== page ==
For this article, I spoke with an expert who has been selling safes for much of his life. He began his career working for a major safe manufacturer and is a locksmith company owner. Now, he is successfully selling safes in multiple showrooms, at a variety of venues and on the Internet. He says that the main competition for locksmiths are the club, hardware and big box stores.
I have put together a number of his techniques and beliefs about the best way to sell safes to make money and have satisfied customers. For this article, we will discuss selling safes from a locksmith store that has a safe showroom. A safe showroom can be just a portion of the customer’s waiting area or as much as a dedicated room.
To begin, the showroom should appear to be a fully supplied, clean and the safes dusted regularly. Safes that do not have wheels can be mounted on wood pallets, which make it easier to move them in and out of the showroom.
A well-appointed safe showroom provides the image to the customer that there are choices available even if there are not a lot of safes. If possible, obtain examples of safe locks, cutaway section of safe bodies, color and finish charts, etc., that provide an opportunity for the customer to understand some safe basics. Add a picture or two and some homey touches to create a comfortable shopping environment for the customers.
Types of Safes
Important rule #1: Most customers think there is only one kind of safe.
There is not one kind of safe. There are fire safes and burglary safes and composite (fire and burglary) safes.
A safe, be it designed for burglary or fire or burglary and fire, provides protection in the way of time preventing access to the contents. A fire safe protects the content against heat for a period of time. There are media safes, data safes and fire boxes designed to protect paper. A burglary safe provides protection against forced and surreptitious entry for a period of time. Some safes provide the greatest protection from frontal attacks. There are safes that provide equal protection on all six sides.
To help your customer begin to understand that there are different safes, display printed information on every safe in your showroom. The printed information can be placed within a clear plastic magnetic holder for presentation and to keep it clean. The information should include the manufacturer, model, inside and outside dimensions, cubic feet, the weight, ratings and price. The price can include a retail price and the selling price. This way the customer can do some comparison-shopping as well as ask questions about ratings.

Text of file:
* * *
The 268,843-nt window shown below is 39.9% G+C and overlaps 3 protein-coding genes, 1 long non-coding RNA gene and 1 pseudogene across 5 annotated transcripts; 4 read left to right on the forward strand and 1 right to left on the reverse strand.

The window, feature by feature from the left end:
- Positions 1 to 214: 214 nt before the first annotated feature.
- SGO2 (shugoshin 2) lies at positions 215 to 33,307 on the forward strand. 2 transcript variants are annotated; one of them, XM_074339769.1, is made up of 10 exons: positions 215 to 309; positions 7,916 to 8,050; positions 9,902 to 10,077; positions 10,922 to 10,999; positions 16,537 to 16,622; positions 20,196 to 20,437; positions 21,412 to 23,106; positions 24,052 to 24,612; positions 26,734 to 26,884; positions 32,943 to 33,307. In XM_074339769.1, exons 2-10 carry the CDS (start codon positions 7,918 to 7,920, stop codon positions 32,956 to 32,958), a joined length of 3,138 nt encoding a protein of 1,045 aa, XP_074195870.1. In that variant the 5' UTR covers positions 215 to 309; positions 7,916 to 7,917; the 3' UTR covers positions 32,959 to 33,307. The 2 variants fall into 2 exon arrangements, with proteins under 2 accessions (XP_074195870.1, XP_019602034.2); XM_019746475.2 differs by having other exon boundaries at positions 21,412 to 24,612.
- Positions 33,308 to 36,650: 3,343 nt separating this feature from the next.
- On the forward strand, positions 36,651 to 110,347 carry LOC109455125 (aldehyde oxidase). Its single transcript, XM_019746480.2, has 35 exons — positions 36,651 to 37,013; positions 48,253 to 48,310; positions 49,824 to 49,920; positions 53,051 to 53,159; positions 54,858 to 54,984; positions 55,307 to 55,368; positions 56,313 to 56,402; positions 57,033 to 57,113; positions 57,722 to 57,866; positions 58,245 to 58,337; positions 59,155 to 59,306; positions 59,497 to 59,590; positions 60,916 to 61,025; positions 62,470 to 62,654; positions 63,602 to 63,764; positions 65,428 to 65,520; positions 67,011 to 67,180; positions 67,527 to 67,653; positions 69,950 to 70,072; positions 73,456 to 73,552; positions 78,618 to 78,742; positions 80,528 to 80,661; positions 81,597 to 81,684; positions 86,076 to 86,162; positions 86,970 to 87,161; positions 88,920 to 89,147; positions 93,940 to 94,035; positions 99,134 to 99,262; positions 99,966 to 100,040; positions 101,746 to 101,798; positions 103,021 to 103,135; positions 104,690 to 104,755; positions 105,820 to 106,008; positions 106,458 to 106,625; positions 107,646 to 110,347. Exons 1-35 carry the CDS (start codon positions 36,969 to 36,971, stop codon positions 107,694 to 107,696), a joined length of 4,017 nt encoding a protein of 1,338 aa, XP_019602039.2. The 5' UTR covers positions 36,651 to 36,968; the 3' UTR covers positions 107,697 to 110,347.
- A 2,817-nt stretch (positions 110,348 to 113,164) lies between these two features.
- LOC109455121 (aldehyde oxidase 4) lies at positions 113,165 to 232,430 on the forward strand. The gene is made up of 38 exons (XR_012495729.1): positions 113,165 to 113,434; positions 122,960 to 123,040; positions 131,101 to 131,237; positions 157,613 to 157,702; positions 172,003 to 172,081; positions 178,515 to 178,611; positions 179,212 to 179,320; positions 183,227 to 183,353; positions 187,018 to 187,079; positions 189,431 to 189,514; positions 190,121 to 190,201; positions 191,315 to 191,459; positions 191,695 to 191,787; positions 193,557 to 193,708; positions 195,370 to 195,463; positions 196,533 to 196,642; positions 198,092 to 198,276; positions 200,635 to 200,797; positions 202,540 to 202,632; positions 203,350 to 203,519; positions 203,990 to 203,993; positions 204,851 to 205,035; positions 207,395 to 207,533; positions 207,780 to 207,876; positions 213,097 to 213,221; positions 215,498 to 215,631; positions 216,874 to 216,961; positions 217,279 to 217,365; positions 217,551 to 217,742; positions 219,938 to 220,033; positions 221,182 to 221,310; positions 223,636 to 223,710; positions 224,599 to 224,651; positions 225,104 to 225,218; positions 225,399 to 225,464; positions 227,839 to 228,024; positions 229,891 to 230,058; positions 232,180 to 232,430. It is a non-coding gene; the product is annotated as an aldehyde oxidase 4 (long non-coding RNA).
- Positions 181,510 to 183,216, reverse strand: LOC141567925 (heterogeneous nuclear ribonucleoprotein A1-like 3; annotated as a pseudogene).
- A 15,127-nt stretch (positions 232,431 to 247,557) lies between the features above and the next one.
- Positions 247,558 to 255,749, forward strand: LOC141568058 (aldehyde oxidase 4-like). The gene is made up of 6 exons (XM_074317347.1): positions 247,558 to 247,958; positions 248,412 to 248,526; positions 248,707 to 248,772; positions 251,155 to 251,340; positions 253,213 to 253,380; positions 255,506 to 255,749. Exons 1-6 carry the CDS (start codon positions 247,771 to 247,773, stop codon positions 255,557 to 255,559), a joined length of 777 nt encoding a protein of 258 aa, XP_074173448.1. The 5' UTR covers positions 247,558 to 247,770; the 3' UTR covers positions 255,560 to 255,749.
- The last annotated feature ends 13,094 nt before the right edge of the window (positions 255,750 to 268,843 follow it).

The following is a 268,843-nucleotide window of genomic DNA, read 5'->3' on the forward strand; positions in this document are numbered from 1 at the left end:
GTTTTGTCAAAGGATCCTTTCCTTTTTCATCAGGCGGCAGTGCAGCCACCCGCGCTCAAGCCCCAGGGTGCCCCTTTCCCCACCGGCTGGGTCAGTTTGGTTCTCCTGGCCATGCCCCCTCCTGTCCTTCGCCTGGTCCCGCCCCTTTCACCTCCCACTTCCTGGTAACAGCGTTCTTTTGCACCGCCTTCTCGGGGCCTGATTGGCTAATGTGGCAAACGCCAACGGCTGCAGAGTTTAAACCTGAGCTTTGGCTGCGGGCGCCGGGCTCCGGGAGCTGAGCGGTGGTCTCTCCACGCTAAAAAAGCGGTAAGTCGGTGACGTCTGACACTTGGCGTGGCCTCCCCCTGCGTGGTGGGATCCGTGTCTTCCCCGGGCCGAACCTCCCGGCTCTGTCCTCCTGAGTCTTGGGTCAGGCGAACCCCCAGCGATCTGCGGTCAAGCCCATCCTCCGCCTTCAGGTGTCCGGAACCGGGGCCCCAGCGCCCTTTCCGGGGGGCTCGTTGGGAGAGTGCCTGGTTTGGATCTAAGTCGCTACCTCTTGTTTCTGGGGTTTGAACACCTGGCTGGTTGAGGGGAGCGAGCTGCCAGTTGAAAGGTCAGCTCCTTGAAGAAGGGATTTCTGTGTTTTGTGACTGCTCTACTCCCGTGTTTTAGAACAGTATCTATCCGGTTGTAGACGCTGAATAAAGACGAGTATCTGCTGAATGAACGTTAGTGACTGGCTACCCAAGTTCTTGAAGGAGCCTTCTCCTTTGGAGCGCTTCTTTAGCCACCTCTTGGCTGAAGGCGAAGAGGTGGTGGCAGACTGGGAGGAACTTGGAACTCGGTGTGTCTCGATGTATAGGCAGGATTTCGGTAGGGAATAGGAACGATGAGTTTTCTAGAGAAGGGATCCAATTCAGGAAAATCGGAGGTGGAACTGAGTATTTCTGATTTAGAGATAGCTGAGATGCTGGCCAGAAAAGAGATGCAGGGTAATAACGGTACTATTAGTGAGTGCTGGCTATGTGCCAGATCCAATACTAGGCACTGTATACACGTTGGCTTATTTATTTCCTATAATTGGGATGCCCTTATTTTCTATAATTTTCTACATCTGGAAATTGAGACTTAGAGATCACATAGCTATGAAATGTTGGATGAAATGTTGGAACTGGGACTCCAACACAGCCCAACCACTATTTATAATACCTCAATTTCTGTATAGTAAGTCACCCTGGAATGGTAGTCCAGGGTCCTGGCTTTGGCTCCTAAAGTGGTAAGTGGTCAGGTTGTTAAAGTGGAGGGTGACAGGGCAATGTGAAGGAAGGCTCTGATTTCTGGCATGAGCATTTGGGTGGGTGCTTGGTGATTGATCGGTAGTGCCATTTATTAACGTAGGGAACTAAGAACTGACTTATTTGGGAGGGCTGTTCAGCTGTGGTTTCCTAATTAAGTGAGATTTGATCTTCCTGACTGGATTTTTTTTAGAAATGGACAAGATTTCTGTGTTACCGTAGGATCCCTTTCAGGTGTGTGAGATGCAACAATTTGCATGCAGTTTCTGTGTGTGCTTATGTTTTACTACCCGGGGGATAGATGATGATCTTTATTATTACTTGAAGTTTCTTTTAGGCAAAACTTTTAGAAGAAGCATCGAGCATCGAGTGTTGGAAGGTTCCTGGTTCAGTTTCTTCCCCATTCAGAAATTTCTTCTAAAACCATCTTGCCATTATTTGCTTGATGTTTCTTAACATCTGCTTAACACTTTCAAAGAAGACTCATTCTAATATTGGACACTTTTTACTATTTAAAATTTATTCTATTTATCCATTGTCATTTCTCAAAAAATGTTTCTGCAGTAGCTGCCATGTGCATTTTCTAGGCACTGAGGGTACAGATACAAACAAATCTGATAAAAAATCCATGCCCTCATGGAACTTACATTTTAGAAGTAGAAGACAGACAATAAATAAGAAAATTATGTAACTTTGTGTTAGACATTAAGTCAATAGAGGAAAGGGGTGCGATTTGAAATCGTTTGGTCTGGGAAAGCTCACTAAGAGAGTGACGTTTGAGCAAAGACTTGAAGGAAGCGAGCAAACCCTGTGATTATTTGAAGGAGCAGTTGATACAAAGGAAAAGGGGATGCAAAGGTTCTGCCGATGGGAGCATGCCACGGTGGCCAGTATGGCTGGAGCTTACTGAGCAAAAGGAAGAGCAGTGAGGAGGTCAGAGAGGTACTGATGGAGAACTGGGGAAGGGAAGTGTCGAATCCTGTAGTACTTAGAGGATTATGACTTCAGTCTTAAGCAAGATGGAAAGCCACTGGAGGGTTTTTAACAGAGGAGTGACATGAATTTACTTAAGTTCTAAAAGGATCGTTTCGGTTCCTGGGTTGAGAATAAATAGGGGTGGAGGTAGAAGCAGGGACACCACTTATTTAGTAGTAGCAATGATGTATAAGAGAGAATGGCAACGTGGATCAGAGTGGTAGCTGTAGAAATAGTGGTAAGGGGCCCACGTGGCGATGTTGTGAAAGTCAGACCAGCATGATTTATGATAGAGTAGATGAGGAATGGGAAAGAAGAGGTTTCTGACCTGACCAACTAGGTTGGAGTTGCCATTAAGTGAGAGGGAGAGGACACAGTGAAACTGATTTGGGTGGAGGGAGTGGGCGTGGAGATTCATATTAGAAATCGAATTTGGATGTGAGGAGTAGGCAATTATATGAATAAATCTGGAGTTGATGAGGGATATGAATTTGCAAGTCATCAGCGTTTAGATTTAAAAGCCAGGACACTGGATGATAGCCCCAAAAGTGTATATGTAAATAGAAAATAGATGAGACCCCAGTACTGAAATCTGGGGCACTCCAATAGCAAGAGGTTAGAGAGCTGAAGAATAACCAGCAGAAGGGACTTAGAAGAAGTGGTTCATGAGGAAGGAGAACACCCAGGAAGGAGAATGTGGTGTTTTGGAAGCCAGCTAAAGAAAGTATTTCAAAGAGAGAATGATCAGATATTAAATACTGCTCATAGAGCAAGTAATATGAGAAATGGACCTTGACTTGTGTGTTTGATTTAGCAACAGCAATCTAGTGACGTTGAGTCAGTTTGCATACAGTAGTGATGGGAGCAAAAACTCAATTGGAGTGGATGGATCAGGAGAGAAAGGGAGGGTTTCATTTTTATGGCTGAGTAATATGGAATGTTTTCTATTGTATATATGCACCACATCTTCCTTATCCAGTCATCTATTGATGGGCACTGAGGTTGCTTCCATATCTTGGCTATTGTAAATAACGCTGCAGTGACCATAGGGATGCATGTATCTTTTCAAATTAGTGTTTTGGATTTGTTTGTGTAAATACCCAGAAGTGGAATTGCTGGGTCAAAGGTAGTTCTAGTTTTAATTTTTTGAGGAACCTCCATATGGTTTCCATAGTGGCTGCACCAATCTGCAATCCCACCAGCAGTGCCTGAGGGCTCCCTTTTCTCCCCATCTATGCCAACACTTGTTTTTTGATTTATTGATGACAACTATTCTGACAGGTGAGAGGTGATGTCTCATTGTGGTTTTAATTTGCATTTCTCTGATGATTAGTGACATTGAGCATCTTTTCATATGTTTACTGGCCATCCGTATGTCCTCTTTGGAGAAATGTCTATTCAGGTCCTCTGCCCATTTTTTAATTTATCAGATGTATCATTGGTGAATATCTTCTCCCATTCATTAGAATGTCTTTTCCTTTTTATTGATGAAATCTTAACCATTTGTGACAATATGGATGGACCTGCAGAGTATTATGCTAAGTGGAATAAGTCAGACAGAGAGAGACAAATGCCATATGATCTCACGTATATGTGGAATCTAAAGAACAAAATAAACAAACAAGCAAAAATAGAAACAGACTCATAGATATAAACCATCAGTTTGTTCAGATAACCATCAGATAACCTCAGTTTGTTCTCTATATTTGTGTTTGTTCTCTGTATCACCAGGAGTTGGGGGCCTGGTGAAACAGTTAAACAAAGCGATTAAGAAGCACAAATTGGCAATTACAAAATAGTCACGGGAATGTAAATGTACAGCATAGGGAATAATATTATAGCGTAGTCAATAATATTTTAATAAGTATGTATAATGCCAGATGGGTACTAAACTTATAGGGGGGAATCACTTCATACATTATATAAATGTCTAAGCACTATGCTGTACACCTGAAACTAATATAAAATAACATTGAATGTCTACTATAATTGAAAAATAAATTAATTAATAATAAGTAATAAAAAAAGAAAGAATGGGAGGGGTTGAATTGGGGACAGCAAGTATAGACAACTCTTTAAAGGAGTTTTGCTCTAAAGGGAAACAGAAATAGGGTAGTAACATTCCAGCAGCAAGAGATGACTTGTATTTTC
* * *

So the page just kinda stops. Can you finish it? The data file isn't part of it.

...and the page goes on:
When pricing a safe, do not use percentage for a discount if you offer one. Use a dollar amount so you will know how many dollars you are giving away and how many dollars the customer is saving. Dollars sound better to the customers than do percentages.
Another thing to consider when pricing your safes is “taking off the curse.” Always use cents in the price of the safe or any other product you are selling. The psychological value causes many people to see the lower price.
Bigger Is Better
Important rule #2. No one has ever bought a safe that is too big.
Your job is to sell the customer a bigger, better safe. In the long run, they will be happier. A safe can be a lifetime possession. Customers come into your showroom usually wanting the minimum safe. If they end off buying the minimum safe, they will almost always outgrow it and become unhappy and blame you.
Sell your safes the same way car dealers sell cars, motorcycles, SUVs and trucks. They show the customer top-of-the-line, full-featured vehicles. Begin by showing the customer the full featured, more expensive safes. By showing the expensive safes, show them the lower priced safes with fewer features. By this time, the customer may have fallen in love with some of those features only available on top-of-the-line safes. Remember: It is easier to step down to a less expensive safe than it is to step a customer up to a better and stronger safe.
Safes and safe locks.
Here's more ammunition for locksmiths to position themselves as gun safe experts. Can a Big Box store that doesn't even know what taxes to charge know anything about the safes it is selling?
A safe rating label indicates the minimum standards to which a safe has been rated. Not all brands of the safes in a specific category offer the same protection.